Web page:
Air Freight News

Hong Kong can retain international aviation hub status, Lam says

Even though Hong Kong is one of the few places left in the world adhering to a Covid-zero approach, the city’s Chief Executive Officer Carrie Lam believes the Asian financial center can retain its status as a international aviation hub.

“Although the global aviation industry, with Hong Kong being no exception, has been hard hit by the Covid-19 pandemic, I remain confident that our status as an international aviation hub could be consolidated and enhanced,” Lam said in her policy address to the Legislative Council on Wednesday.

The construction of a 3,800-meter-long third runway will help Hong Kong International Airport’s competitiveness and the reclamation of around 650 hectares of land is largely complete. HKIA is also “proceeding at full speed with various high-end logistics projects in view of the rapid development of cross-boundary e-commerce in the region,” she said.

Hong Kong is also keen to establish an aviation industrial cluster in Zhuhai in southern China that would deal with things like aircraft maintenance, parts manufacturing and research on aircraft engineering. That Chinese city, along with others in the Greater Bay Area, could also be a source of talent.

Boeing Co. said recently that China’s civil aviation industry will need more than 400,000 new personnel including pilots, cabin crew and technicians by 2040, as well as 8,700 new aircraft.

Lam also outlined greater cooperation with Zhuhai airport, saying the Airport Authority of Hong Kong will inject equity “on the basis of market principles,” although no further details were given.

In other transport highlights:

  • Lam referred to the “one-hour living circle” in the Greater Bay Area after discussing three cross-boundary projects, including the enormous Hong Kong-Zhuhai-Macau Bridge. Hong Kong and Shenzhen have a taskforce to jointly develop rail infrastructure. She also spoke about a quota-free system for private cars traveling from Hong Kong to Guangdong over the Hong Kong-Zhuhai-Macau Bridge. That will have to wait until borders reopen, of course.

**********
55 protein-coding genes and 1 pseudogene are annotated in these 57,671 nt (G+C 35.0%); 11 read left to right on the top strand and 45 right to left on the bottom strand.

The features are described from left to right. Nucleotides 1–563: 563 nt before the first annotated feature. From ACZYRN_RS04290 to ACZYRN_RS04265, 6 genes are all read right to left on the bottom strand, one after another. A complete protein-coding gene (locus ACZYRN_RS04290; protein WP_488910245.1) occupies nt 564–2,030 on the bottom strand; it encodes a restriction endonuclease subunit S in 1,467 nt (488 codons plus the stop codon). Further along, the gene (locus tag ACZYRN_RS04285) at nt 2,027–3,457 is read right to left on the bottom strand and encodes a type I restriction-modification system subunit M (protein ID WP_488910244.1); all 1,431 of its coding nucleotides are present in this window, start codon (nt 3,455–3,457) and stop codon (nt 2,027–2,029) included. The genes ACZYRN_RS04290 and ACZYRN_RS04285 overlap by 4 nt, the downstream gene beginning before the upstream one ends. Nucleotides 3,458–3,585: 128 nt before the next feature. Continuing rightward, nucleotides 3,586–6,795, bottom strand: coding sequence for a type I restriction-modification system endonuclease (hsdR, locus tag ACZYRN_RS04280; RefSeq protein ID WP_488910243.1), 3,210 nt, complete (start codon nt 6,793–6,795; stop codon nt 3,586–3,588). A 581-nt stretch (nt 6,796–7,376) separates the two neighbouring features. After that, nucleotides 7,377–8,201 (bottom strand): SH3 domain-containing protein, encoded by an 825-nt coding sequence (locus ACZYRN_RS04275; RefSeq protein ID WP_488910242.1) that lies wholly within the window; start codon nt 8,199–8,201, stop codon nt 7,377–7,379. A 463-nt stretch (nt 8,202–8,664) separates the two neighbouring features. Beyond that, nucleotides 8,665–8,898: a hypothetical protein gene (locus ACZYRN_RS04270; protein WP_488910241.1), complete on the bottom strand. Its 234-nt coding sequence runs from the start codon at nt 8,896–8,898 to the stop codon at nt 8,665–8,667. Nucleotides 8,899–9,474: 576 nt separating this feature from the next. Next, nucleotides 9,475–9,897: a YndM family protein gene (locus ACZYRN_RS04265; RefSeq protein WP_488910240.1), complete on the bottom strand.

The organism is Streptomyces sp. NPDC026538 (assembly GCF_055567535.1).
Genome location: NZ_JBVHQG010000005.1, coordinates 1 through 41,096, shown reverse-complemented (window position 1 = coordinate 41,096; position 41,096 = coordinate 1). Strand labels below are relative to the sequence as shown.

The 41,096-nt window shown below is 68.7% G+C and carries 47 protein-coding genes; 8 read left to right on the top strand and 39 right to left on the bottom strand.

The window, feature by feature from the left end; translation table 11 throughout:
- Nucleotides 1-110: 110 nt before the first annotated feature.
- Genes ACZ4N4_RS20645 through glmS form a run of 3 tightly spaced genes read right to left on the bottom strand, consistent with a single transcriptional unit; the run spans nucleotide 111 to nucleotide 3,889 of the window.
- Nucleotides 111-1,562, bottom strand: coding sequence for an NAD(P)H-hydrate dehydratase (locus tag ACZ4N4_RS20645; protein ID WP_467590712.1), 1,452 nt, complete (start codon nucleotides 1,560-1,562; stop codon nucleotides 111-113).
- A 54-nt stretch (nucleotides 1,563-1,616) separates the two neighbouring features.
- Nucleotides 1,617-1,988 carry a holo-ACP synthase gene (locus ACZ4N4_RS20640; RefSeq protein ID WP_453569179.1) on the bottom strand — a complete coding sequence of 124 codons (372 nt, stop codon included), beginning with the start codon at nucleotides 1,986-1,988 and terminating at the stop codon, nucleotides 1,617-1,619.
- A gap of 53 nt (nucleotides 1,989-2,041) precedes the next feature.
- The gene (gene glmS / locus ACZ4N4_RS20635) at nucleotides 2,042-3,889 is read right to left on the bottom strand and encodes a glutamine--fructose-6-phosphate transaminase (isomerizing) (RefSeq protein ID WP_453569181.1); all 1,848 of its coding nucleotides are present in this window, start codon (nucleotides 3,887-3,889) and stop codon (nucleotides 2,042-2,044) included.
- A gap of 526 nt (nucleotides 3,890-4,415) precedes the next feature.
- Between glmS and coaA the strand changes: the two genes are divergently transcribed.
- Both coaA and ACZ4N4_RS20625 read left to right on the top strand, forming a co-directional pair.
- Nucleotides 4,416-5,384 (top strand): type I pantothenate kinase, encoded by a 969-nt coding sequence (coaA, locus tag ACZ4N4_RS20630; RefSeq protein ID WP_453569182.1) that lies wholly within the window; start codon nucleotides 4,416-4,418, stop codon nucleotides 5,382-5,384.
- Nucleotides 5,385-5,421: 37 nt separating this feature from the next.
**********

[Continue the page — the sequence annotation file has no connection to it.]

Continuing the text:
• New railway projects include a Hong Kong-Shenzhen Western Railway to reach Qianhai, extending the planned Northern Link to the new Huanggang Port in Shenzhen, and potentially expanding the East Rail Line to Luohu next to Shenzhen.
  • Lam also touched on tourism, which due in large part to Hong Kong’s onerous quarantine measures, remains depressed. She said the city needs to “get prepared for the recovery” and that includes planning for cruise-industry development and facilitating the staging of various events.
  • In terms of green transport, Lam reiterated the government’s pledge to cease the new registration of fuel-propelled and hybrid private cars in 2035 or earlier and install more electric-car charging facilities. Local authorities will also work with bus companies “to conduct trials of hydrogen-fuel-cell buses, with a view to formulating a specific roadmap and timetable for the use of new energy public transport in 2025.”


© Bloomberg
The author’s opinion are not necessarily the opinions of the American Journal of Transportation (AJOT).

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